Drummer and producer Quentin Baxter has been a fixture in the Charleston jazz scene since the ’90s. A Charlestonian born and raised, Baxter’s passion for both the music and the local cultural heritage has had an undeniable impact on Charleston’s current music scene. He continues that legacy with his concert series, “Quentin E. Baxter Presents…” And tonight at the Turtle Point Clubhouse on Kiawah Island at 7:30 p.m., Quentin E. Baxter presents the Annie Sellick Quartet.
The group is comprised of Baxter on drums, Kevin Bales on piano, Billy Thornton on bass, and jazz vocalist Annie Sellick.
This won’t be the first time that Sellick and Baxter share the stage. She has come to town before, performing at The Mezz back when that was still Baxter’s stomping grounds. They may have even performed together the first night they met — years ago at Churchill Grounds in Atlanta — but Baxter’s memory fails him. Probably due to Sellick’s personable nature. “You never really remember the first time you meet her, because you always feel like you’ve known her a long time,” says Baxter.
Sellick is nationally acclaimed for her stunning vocal instincts and playful stage presence. She draws comparisons to the titans of jazz like Ella Fitzgerald and Anita O’Day. But as Baxter puts it, “She’s so influenced by a lot of the greats, but she’s all Annie.”
A native of Nashville, growing up, Sellick had no intention of pursuing a career in show business. That is, until an impromptu performance at a dive bar. She sat in with guitarist Roland Gresham and performed one of the only standards she knew, “Fever.” The crowd’s uproarious response compelled the house band to hire her right there on the spot.
She’s now one of the biggest names in jazz in Nashville and resident vocalist with the Nashville Jazz Orchestra. But to Baxter, she’s much more than that. “She’s definitely a kindred soul of mine,” he says. “When we talk, we catch up, but we always talk like we just talked yesterday.”
And surely it’s the same way when they get together and play. “She’s so easy to work with,” says Baxter. “She’s so cool. So relaxed. And her song choices and her delivery [reflect] that. She picks great tunes that fit her style, that fit her voice. And she’s very versatile. She can definitely sing many different styles. She swings real hard, man. Girl can go.”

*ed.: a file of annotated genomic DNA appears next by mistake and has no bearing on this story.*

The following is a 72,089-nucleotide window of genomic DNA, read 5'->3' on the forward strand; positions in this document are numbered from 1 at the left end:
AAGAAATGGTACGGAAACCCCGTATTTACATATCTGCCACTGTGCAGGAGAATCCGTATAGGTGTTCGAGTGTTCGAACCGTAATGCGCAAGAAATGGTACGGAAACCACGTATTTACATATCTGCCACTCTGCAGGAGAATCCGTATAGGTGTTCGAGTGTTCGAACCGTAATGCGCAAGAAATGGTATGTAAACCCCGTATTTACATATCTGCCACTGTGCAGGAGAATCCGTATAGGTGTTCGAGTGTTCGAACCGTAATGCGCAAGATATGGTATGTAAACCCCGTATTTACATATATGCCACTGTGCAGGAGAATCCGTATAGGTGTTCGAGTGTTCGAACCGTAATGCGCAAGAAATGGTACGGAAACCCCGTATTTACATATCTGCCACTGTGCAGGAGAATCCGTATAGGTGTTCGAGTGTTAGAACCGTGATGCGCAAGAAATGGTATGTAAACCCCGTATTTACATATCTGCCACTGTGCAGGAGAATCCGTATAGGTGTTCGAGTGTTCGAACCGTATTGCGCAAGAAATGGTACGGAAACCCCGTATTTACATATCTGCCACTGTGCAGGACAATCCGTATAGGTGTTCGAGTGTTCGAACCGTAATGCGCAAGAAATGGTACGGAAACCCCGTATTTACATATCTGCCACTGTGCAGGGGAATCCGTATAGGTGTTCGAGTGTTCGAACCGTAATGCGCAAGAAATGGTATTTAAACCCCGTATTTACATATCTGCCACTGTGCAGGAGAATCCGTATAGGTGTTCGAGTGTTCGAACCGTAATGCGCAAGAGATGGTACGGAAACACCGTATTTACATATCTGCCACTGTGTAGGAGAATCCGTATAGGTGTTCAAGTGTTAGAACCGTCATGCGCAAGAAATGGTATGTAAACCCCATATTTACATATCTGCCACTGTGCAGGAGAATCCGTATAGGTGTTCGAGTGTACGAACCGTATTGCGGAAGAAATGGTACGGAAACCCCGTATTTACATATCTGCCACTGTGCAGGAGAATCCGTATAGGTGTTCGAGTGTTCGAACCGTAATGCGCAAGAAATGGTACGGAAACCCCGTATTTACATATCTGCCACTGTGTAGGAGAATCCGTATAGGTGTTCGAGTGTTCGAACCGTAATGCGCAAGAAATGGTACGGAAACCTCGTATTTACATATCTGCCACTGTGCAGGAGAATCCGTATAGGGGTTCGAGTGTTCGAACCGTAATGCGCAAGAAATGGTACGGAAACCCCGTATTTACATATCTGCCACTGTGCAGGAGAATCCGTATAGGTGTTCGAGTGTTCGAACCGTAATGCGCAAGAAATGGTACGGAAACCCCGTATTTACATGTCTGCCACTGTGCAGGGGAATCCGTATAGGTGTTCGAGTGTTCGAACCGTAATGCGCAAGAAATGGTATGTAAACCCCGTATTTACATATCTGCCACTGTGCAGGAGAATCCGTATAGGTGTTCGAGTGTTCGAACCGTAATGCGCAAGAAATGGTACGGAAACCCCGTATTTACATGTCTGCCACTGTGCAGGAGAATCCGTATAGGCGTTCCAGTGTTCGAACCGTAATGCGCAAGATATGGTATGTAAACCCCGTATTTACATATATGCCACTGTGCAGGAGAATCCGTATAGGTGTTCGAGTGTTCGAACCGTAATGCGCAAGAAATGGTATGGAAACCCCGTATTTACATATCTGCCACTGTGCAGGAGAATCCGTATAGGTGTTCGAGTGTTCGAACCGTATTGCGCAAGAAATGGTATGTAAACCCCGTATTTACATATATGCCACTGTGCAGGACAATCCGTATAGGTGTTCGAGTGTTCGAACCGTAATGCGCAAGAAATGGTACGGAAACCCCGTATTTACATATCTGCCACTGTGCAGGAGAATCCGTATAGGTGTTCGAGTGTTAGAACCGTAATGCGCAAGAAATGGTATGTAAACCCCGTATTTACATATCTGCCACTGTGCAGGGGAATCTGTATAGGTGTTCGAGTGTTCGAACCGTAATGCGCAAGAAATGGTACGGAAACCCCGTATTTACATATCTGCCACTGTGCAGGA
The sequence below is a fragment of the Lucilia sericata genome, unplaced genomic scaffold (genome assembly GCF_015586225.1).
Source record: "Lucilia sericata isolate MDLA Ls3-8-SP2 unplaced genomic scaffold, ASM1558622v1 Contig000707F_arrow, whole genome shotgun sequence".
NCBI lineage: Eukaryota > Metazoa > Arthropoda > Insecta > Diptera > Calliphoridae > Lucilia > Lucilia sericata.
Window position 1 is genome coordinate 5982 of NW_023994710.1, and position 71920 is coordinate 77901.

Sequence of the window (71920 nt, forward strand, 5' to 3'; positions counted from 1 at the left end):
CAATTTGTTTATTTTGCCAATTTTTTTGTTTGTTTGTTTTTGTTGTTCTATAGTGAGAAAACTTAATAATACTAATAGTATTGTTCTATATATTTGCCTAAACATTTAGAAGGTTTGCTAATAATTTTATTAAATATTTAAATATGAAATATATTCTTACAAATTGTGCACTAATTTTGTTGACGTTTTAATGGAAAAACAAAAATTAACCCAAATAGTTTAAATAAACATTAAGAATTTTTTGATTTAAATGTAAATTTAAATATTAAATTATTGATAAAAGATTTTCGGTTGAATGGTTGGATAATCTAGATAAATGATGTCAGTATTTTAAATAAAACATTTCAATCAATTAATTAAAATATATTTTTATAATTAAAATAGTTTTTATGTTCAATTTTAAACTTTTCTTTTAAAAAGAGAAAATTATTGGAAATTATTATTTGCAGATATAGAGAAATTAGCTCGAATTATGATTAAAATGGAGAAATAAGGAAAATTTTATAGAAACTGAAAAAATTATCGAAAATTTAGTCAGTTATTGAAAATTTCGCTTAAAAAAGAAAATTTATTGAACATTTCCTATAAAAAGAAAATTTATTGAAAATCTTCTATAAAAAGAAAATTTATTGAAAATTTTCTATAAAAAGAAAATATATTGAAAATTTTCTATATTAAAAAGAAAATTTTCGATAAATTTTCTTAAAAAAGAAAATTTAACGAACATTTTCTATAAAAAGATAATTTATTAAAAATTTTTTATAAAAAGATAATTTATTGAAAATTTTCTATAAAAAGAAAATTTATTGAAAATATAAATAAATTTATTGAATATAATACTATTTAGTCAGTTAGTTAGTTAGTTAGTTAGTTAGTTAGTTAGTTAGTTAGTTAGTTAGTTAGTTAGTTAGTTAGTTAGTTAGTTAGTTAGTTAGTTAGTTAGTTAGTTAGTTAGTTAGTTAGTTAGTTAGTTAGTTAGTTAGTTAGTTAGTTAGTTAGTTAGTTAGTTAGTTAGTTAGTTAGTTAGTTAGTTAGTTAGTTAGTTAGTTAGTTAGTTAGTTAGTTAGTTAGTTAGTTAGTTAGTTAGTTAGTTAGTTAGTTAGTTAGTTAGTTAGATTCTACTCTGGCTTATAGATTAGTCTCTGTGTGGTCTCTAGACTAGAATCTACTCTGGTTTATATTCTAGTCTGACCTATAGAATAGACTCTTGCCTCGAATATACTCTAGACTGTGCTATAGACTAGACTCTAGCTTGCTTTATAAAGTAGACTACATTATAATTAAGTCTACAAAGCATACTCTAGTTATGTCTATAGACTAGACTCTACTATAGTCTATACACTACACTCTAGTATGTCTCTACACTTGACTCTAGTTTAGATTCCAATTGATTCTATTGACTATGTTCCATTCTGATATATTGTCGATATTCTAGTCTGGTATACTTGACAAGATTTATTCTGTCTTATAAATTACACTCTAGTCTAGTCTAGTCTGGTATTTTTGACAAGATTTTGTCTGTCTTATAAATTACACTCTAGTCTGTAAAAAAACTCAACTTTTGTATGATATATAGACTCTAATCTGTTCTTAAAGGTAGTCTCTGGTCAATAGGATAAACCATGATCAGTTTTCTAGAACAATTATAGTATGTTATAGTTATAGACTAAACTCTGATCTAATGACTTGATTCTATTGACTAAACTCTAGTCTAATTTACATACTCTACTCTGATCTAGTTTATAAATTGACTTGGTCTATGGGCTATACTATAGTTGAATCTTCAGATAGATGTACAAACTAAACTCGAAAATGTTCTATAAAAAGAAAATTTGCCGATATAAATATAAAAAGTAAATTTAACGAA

Baxter admires Sellick’s fearlessness. She’s tackled virtually every facet of jazz, performing tunes from the Great American Songbook, Bossa Nova numbers in Portuguese, Hot Club barnburners, and everything in between. She was even willing to be a vocalist in a Grateful Dead cover band. “That’s the beauty of an artist,” says Baxter. “She’s a woman who’s not afraid to reinvent herself, based on the same skillset. So she’s not starting all over, but she’s doing something totally different with it. She’s totally open to do that. And that’s why I love playing with her.”
Sellick is a perfect example of the types of musicians Baxter is bringing in to perform in his “Quentin E. Baxter Presents…” series. “It’s so important to have someone like her,” he says. “I’m trying to bring in names who are way better than their earmark at this point and time in their career, because it’s just gotta catch up with them. And I like showing that talent off here.”
Sponsored by the Town of Kiawah Island Cultural Events Fund, Baxter has produced three shows a season over the past two seasons at the Turtle Point Clubhouse and hopes to continue to do so. “They’re doing a great job out there getting the arts and representing the arts and supporting the arts,” says Baxter. “The main thing about this and what’s special about this is it’s not exclusively for people on Kiawah. I’m reaching out to Charlestonians and non-Kiawah residents and people traveling through. So it’s not an exclusive thing. And it’s really becoming a destination.”
Baxter has a similar partnership with the College of Charleston, producing three shows a season at the Recital Hall. “I love presenting and producing the music at the level that is just beyond expectations,” says Baxter with a smile. “I just love music and I think it should be presented the best way possible.”
Stay cool. Support City Paper.
City Paper has been bringing the best news, food, arts, music and event coverage to the Holy City since 1997. Support our continued efforts to highlight the best of Charleston with a one-time donation or become a member of the City Paper Club.